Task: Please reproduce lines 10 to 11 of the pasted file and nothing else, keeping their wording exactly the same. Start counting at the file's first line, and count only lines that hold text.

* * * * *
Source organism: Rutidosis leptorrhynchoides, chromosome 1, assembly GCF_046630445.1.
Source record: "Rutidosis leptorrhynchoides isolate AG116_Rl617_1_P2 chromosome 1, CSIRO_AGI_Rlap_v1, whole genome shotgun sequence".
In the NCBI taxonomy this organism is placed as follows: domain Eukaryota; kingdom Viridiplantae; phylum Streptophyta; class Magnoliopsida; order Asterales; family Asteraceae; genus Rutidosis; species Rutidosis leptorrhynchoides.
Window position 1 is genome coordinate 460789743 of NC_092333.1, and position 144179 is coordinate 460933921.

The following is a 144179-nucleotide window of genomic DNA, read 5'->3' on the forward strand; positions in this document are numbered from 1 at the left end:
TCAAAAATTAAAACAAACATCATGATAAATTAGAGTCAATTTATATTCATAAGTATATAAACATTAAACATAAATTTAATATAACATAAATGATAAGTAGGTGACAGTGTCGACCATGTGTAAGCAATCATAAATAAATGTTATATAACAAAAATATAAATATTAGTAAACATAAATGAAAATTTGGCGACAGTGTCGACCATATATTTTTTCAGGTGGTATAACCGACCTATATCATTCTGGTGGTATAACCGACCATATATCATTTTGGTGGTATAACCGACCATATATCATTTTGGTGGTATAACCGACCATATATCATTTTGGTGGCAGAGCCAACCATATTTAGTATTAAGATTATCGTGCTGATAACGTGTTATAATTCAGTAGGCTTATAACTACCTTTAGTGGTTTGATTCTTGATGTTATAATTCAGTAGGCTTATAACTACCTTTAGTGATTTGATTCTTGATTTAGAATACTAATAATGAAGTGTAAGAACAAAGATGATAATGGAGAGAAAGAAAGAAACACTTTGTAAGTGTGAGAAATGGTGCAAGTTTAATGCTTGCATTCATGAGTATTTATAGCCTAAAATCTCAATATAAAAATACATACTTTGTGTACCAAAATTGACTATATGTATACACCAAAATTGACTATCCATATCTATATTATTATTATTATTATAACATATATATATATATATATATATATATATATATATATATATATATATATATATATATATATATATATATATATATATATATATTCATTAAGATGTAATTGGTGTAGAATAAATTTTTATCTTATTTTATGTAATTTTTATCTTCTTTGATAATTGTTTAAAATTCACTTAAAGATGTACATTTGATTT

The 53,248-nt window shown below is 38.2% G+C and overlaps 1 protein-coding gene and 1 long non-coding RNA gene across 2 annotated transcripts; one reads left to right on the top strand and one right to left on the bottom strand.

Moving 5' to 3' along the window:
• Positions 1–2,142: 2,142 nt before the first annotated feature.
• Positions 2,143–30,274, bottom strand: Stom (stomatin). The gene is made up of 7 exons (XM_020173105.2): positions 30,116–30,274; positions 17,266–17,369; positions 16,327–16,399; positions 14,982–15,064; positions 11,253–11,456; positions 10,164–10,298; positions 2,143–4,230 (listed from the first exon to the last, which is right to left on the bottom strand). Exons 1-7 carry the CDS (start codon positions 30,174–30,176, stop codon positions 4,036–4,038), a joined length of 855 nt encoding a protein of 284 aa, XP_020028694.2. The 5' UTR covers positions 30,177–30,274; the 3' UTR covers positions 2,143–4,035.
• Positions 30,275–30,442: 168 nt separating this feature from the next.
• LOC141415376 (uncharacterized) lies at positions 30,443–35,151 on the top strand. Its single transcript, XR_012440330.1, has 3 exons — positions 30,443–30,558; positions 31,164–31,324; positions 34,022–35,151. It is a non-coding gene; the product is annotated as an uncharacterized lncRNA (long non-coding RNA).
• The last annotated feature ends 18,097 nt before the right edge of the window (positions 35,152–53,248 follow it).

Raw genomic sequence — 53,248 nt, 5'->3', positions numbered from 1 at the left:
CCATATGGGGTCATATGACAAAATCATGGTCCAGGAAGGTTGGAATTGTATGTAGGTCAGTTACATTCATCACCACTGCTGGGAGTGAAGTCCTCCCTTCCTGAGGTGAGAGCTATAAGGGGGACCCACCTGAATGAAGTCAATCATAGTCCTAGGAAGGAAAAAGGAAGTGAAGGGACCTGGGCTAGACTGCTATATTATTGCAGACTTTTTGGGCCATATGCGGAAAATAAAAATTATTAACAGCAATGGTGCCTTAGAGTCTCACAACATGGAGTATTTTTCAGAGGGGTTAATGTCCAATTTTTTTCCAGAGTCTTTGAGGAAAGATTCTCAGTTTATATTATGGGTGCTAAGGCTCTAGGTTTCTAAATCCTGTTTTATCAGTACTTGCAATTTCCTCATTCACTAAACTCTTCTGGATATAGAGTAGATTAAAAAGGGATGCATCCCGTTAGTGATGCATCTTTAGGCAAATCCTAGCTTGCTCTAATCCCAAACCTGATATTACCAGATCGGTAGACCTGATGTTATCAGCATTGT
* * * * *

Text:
• Positions 2,143–30,274, bottom strand: Stom (stomatin). The gene is made up of 7 exons (XM_020173105.2): positions 30,116–30,274; positions 17,266–17,369; positions 16,327–16,399; positions 14,982–15,064; positions 11,253–11,456; positions 10,164–10,298; positions 2,143–4,230 (listed from the first exon to the last, which is right to left on the bottom strand). Exons 1-7 carry the CDS (start codon positions 30,174–30,176, stop codon positions 4,036–4,038), a joined length of 855 nt encoding a protein of 284 aa, XP_020028694.2. The 5' UTR covers positions 30,177–30,274; the 3' UTR covers positions 2,143–4,035.
• Positions 30,275–30,442: 168 nt separating this feature from the next.